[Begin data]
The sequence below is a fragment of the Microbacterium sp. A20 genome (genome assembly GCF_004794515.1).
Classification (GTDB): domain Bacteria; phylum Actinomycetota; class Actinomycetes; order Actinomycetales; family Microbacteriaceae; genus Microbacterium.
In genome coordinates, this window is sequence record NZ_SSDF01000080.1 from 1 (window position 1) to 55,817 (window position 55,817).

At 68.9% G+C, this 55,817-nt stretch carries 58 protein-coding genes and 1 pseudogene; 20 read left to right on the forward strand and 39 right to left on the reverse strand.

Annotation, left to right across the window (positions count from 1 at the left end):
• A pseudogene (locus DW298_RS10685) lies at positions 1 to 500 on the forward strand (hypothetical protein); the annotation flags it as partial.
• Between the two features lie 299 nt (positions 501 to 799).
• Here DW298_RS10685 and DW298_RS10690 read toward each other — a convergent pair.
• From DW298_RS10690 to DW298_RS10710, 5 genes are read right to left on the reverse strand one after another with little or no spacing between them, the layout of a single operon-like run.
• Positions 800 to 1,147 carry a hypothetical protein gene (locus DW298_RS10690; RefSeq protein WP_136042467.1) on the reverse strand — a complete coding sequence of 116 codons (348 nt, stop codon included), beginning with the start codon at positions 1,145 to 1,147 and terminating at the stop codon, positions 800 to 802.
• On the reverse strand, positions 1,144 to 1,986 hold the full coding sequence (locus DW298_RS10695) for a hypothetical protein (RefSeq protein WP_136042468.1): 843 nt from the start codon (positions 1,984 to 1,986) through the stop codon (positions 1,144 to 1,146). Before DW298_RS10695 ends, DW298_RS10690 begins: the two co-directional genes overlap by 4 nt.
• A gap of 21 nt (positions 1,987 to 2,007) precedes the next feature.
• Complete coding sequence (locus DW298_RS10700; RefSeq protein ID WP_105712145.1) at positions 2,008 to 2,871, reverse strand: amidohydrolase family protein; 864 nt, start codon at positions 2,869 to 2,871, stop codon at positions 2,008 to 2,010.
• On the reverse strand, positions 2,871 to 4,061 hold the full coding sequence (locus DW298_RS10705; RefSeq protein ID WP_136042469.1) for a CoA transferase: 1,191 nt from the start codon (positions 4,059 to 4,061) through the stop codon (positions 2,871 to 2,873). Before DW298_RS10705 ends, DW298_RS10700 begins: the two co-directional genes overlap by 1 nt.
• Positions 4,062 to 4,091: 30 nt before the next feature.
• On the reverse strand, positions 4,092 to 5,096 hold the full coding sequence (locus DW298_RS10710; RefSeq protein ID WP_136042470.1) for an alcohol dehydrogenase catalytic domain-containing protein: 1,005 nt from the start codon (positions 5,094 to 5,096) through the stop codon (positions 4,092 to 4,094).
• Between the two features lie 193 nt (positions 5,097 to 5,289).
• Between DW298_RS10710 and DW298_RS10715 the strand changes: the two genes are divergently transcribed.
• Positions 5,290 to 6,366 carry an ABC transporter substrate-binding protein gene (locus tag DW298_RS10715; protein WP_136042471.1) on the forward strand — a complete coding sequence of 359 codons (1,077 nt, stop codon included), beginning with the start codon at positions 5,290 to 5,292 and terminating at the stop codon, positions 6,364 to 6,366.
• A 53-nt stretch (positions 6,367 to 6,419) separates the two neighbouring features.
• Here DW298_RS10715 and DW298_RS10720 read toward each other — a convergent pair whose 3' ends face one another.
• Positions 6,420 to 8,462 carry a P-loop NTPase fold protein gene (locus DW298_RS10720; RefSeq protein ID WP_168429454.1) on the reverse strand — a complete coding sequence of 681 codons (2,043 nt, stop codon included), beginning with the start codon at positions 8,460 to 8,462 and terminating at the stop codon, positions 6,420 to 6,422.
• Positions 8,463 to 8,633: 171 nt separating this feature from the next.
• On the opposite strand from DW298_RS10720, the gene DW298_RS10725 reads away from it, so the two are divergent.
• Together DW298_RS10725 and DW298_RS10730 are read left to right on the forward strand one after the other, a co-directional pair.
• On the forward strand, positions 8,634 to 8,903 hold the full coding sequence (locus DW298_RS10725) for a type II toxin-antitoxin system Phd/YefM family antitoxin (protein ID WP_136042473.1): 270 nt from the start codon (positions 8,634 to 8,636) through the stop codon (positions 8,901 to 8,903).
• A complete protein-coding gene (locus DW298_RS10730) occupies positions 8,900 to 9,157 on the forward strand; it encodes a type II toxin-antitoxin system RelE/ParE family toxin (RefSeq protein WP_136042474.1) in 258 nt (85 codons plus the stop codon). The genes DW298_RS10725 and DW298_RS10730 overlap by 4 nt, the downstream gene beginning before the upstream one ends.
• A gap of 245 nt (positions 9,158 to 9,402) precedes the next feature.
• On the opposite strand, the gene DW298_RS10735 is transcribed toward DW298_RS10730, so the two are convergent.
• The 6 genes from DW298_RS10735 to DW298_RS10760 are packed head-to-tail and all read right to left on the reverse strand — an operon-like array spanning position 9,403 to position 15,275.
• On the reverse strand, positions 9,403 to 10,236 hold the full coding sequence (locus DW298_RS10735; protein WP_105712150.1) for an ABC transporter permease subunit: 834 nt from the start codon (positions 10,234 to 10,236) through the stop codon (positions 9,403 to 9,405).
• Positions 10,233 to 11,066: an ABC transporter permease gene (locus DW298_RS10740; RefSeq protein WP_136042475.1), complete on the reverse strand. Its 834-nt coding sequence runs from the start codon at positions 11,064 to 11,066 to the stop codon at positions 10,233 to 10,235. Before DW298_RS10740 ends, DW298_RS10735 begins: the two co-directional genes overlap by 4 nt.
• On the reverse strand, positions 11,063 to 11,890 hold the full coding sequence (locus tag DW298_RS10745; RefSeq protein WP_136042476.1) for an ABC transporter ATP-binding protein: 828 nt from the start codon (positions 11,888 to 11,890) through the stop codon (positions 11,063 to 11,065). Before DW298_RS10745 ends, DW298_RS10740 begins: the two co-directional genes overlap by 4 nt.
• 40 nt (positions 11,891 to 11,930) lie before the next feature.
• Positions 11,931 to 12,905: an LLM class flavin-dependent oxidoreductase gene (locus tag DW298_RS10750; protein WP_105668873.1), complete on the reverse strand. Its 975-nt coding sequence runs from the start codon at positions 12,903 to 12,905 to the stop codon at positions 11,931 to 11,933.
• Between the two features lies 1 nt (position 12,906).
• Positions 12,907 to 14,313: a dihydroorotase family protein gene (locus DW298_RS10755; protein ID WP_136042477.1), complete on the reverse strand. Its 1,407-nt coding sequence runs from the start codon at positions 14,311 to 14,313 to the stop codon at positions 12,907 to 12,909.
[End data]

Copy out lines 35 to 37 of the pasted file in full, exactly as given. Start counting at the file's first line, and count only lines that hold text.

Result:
• Positions 11,931 to 12,905: an LLM class flavin-dependent oxidoreductase gene (locus tag DW298_RS10750; protein WP_105668873.1), complete on the reverse strand. Its 975-nt coding sequence runs from the start codon at positions 12,903 to 12,905 to the stop codon at positions 11,931 to 11,933.
• Between the two features lies 1 nt (position 12,906).
• Positions 12,907 to 14,313: a dihydroorotase family protein gene (locus DW298_RS10755; protein ID WP_136042477.1), complete on the reverse strand. Its 1,407-nt coding sequence runs from the start codon at positions 14,311 to 14,313 to the stop codon at positions 12,907 to 12,909.